Wisconsin quite likely will tinker with different offensive line combinations during spring practice. Michael Deiter has started 16 games at center, 11 games at left guard and 14 games at left tackle. He occupied the left tackle spot last season to fill the void left behind by first-round NFL draft pick Ryan Ramczyk. But it’s clear that Deiter projects in the NFL as an interior lineman, and he was encouraged to return for his senior season to put more reps on film inside.
If Deiter shifts positions, he could play left guard again. However, that move would impact the roles of Jon Dietzen and Jason Erdmann, who performed quite well last season. It also would open up the left tackle spot potentially for Patrick Kasl or Cole Van Lanen. Right guard Beau Benzschawel and right tackle David Edwards would seem to be unlikely to move around, given that they are coming off seasons in which they earned All-America honors alongside Deiter. Edwards currently protects the blind side for left-handed quarterback Alex Hornibrook.
Wisconsin’s entire two-deep on the offensive line is back, which will create a lot of competition. It will be fascinating to see how offensive line coach Joe Rudolph shuffles around the group.
4. How much progress can QB Jack Coan make?
Alex Hornibrook was phenomenal during the Orange Bowl on his way to game MVP honors. Even though Hornibrook was maligned for throwing 15 interceptions in 2017, there is no reason to believe he will lose his starting quarterback role. After all, he did throw for 2,644 yards with 25 touchdowns. However, Jack Coan has been really impressive during his time in the program and continues to develop.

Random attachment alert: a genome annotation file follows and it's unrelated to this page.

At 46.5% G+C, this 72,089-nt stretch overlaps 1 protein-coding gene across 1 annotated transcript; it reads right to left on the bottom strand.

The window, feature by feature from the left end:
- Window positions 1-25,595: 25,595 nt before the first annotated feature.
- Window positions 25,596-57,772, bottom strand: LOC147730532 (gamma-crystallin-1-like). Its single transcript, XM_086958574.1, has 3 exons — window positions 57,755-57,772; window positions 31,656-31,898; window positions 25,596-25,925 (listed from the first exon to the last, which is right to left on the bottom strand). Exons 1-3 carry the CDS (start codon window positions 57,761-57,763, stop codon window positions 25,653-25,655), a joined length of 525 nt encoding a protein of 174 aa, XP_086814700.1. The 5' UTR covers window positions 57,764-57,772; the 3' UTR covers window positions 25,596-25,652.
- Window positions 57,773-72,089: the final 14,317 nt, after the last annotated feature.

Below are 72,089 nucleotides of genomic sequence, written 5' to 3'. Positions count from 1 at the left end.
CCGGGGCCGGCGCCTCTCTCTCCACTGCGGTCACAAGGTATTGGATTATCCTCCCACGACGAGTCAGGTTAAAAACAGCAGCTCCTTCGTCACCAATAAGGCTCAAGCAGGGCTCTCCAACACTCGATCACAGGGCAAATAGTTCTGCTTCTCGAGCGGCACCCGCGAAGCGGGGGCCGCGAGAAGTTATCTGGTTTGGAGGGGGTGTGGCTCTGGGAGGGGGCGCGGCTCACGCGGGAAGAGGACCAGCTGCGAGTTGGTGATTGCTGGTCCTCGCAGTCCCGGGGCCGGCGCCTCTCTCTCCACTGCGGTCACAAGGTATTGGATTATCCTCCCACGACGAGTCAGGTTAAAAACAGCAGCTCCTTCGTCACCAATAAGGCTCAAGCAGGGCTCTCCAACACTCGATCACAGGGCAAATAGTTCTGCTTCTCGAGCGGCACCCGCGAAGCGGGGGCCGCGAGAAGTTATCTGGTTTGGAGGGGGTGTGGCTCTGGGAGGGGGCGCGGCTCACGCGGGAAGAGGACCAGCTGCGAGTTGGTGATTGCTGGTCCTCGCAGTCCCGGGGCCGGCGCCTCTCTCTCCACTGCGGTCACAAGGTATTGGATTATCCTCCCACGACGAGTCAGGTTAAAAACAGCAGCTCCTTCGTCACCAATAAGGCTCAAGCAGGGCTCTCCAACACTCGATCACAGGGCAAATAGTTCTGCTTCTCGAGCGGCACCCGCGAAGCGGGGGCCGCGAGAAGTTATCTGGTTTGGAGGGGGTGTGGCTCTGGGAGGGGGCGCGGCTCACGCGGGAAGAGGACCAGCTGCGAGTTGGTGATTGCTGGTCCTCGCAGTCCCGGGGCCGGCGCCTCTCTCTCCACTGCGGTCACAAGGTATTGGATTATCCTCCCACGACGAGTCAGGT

Coan was an early enrollee last spring and performed well in the spring game. He solidified himself as the backup quarterback during fall camp and showcased a strong arm and solid mobility. Coan appeared in 6 games as a freshman and completed all 5 of his passing attempts during mop-up duty. Can Coan take another step and at least challenge Hornibrook in spring practice or fall camp? Competition leads to more team success, and Coan has a bright future ahead.
At some point in the next two seasons, it makes sense for Coan to use a redshirt season while Hornibrook remains the starter. That will allow Coan an extra year of eligibility after Hornibrook leaves. But if he’s the clear-cut backup, it could make for an interesting conversation with Coan and Wisconsin’s coaching staff.
5. Which young players can make a move up the depth chart?
Spring practice is a time for development, and some young players will show they’re capable of playing in the fall. Three players who took redshirt seasons last year and could contribute are tight end Jake Ferguson, cornerback Faion Hicks and safety Scott Nelson. Ferguson figures to vie for playing time with Zander Neuville and Kyle Pennison. Neuville caught 9 passes for 81 yards with 2 touchdowns last season before sustaining a right leg injury in the regular-season finale against Minnesota. Penniston caught 7 passes for 56 yards with 1 touchdown. Ferguson was the offensive scout team player of the year last season and should see the field.
Hicks and Nelson both have a chance to crack the two-deep at their respective positions. Burton and Williams are two of the team’s five early enrollees on campus in time for spring practice. Both players could make some noise during the spring and position themselves as contributors next season.